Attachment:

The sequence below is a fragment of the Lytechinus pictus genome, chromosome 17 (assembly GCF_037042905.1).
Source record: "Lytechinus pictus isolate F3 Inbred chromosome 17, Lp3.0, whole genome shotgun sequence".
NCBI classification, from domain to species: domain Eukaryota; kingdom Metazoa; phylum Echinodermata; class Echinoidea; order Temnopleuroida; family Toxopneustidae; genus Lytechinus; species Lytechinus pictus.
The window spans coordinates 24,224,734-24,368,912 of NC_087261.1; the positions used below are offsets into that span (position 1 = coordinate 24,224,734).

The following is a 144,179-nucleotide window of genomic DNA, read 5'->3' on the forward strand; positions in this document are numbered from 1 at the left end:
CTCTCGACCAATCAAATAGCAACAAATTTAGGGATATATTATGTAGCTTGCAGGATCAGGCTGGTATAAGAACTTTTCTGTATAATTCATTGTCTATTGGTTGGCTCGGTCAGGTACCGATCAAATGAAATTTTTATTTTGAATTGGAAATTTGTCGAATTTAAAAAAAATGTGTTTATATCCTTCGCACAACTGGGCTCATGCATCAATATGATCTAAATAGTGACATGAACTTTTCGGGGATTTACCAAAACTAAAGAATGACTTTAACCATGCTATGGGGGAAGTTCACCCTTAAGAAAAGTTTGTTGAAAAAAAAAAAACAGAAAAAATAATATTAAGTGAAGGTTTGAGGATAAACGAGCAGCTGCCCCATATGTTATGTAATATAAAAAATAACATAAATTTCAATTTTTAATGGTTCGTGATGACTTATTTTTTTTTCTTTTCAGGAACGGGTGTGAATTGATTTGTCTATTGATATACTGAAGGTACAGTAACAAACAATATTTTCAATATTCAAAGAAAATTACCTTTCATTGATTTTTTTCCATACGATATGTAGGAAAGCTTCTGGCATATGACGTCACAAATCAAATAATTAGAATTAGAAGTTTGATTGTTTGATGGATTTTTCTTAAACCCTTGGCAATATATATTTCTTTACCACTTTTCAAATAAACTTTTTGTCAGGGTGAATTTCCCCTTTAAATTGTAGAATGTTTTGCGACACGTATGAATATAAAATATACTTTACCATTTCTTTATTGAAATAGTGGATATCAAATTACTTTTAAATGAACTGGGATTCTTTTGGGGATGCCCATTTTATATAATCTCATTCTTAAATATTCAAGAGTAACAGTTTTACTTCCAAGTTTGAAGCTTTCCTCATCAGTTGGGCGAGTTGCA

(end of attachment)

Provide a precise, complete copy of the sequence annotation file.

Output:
The sequence below is a fragment of the Lytechinus pictus genome, chromosome 17 (assembly GCF_037042905.1).
Source record: "Lytechinus pictus isolate F3 Inbred chromosome 17, Lp3.0, whole genome shotgun sequence".
NCBI classification, from domain to species: domain Eukaryota; kingdom Metazoa; phylum Echinodermata; class Echinoidea; order Temnopleuroida; family Toxopneustidae; genus Lytechinus; species Lytechinus pictus.
The window spans coordinates 24,224,734-24,368,912 of NC_087261.1; the positions used below are offsets into that span (position 1 = coordinate 24,224,734).

The following is a 144,179-nucleotide window of genomic DNA, read 5'->3' on the forward strand; positions in this document are numbered from 1 at the left end:
CTCTCGACCAATCAAATAGCAACAAATTTAGGGATATATTATGTAGCTTGCAGGATCAGGCTGGTATAAGAACTTTTCTGTATAATTCATTGTCTATTGGTTGGCTCGGTCAGGTACCGATCAAATGAAATTTTTATTTTGAATTGGAAATTTGTCGAATTTAAAAAAAATGTGTTTATATCCTTCGCACAACTGGGCTCATGCATCAATATGATCTAAATAGTGACATGAACTTTTCGGGGATTTACCAAAACTAAAGAATGACTTTAACCATGCTATGGGGGAAGTTCACCCTTAAGAAAAGTTTGTTGAAAAAAAAAAAACAGAAAAAATAATATTAAGTGAAGGTTTGAGGATAAACGAGCAGCTGCCCCATATGTTATGTAATATAAAAAATAACATAAATTTCAATTTTTAATGGTTCGTGATGACTTATTTTTTTTTCTTTTCAGGAACGGGTGTGAATTGATTTGTCTATTGATATACTGAAGGTACAGTAACAAACAATATTTTCAATATTCAAAGAAAATTACCTTTCATTGATTTTTTTCCATACGATATGTAGGAAAGCTTCTGGCATATGACGTCACAAATCAAATAATTAGAATTAGAAGTTTGATTGTTTGATGGATTTTTCTTAAACCCTTGGCAATATATATTTCTTTACCACTTTTCAAATAAACTTTTTGTCAGGGTGAATTTCCCCTTTAAATTGTAGAATGTTTTGCGACACGTATGAATATAAAATATACTTTACCATTTCTTTATTGAAATAGTGGATATCAAATTACTTTTAAATGAACTGGGATTCTTTTGGGGATGCCCATTTTATATAATCTCATTCTTAAATATTCAAGAGTAACAGTTTTACTTCCAAGTTTGAAGCTTTCCTCATCAGTTGGGCGAGTTGCA